If you would like more information on monitoring vital signs during dental visits, please contact us or schedule an appointment for a consultation. You can also learn more about this topic by reading the Dear Doctor magazine article “Monitoring Blood Pressure.”
Winter is the time for snowy landscapes, hot cocoa and flannel PJs, but for some 'tis the season for tooth trouble. What can you do to keep your teeth from becoming a pain this winter?
Tackle tooth sensitivity. Does crisp winter air on your teeth give you a jolt? A study published in the Journal of the American Dental Association found that 1 in 8 people (over 12%) suffer from tooth sensitivity, particularly to cold. Sensitivity can result from receding gums, erosion of tooth enamel, tooth decay or other dental problems. If you experience tooth sensitivity, use toothpaste that is specially formulated for sensitive teeth and breathe through your nose to protect your teeth from extreme cold. Most importantly, schedule a dental exam to determine why your teeth are sensitive.
Stay hydrated. In winter, we spend more time with the heat on and we tend to drink less water. A dry mouth can result, which can lead to bad breath, tooth decay and gum disease. Staying well hydrated keeps your gums and teeth moist and helps you produce more saliva, which is key to good oral health and fresh breath. Saliva helps wash away food debris and bacteria, neutralize decay-causing acid and repair weakened tooth enamel. For healthy teeth and gums, be sure to drink plenty of water this winter.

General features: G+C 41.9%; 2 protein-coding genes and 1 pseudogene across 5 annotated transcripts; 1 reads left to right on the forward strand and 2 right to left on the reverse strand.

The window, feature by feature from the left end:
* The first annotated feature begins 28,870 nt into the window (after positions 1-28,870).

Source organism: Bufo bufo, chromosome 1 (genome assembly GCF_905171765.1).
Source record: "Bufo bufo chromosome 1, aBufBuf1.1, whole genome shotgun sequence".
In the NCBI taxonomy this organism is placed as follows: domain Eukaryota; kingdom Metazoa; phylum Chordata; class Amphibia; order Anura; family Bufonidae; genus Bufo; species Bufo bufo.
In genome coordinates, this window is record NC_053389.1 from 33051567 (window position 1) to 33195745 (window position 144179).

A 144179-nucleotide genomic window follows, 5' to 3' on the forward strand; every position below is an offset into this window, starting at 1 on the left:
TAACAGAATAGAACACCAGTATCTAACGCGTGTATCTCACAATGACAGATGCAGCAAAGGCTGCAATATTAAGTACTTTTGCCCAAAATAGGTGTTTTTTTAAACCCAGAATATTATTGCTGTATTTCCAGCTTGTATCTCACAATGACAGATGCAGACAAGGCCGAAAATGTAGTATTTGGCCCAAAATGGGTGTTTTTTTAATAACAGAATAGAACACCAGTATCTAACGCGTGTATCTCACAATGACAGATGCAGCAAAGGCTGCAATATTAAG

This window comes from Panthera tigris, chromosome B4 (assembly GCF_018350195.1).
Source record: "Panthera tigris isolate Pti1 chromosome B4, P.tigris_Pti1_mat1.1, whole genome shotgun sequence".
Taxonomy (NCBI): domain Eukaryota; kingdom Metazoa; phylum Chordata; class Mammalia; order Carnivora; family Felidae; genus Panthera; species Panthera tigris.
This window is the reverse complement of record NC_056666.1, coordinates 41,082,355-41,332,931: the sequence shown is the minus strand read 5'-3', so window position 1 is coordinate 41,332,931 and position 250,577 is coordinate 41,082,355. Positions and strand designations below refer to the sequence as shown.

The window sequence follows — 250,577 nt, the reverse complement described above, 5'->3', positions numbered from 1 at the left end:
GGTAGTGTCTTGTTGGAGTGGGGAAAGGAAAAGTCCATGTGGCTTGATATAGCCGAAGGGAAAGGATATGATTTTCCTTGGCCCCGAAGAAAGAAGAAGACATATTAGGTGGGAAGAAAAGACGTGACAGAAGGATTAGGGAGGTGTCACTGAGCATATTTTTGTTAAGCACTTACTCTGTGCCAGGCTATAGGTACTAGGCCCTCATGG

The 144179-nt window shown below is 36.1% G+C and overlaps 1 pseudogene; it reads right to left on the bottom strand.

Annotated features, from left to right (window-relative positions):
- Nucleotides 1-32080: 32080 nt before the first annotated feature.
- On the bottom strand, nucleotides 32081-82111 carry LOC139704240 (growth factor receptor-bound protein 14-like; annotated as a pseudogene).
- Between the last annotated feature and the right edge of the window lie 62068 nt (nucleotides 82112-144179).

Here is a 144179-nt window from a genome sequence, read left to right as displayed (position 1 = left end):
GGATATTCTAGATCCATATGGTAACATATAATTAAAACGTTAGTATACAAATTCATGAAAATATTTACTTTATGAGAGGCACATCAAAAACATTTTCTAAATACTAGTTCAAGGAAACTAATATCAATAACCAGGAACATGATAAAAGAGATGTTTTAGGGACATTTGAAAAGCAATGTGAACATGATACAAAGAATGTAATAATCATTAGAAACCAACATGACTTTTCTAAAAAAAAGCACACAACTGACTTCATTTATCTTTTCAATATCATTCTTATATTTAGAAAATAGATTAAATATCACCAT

Safeguard your teeth on the slopes. Are you planning to hit the slopes this winter? Be sure to wear a mouthguard to help protect against injury. Beginning skiers and snowboarders are more likely to suffer falls that could result in dental injuries, while experts may fly over bumps and jumps, causing the upper and lower teeth to knock together with force. Even backyard sledders are at risk of dental injury. Mouthguards help protect against chipped, broken, or knocked-out teeth as well as soft tissue damage. So before you enjoy wintertime sports, make sure your teeth are protected. For the best fit and comfort, ask us about a custom mouthguard.
If you have questions about these or other dental issues, please contact us or schedule a consultation. You can learn more in the Dear Doctor magazine articles “Treatment of Tooth Sensitivity” and “Dry Mouth.”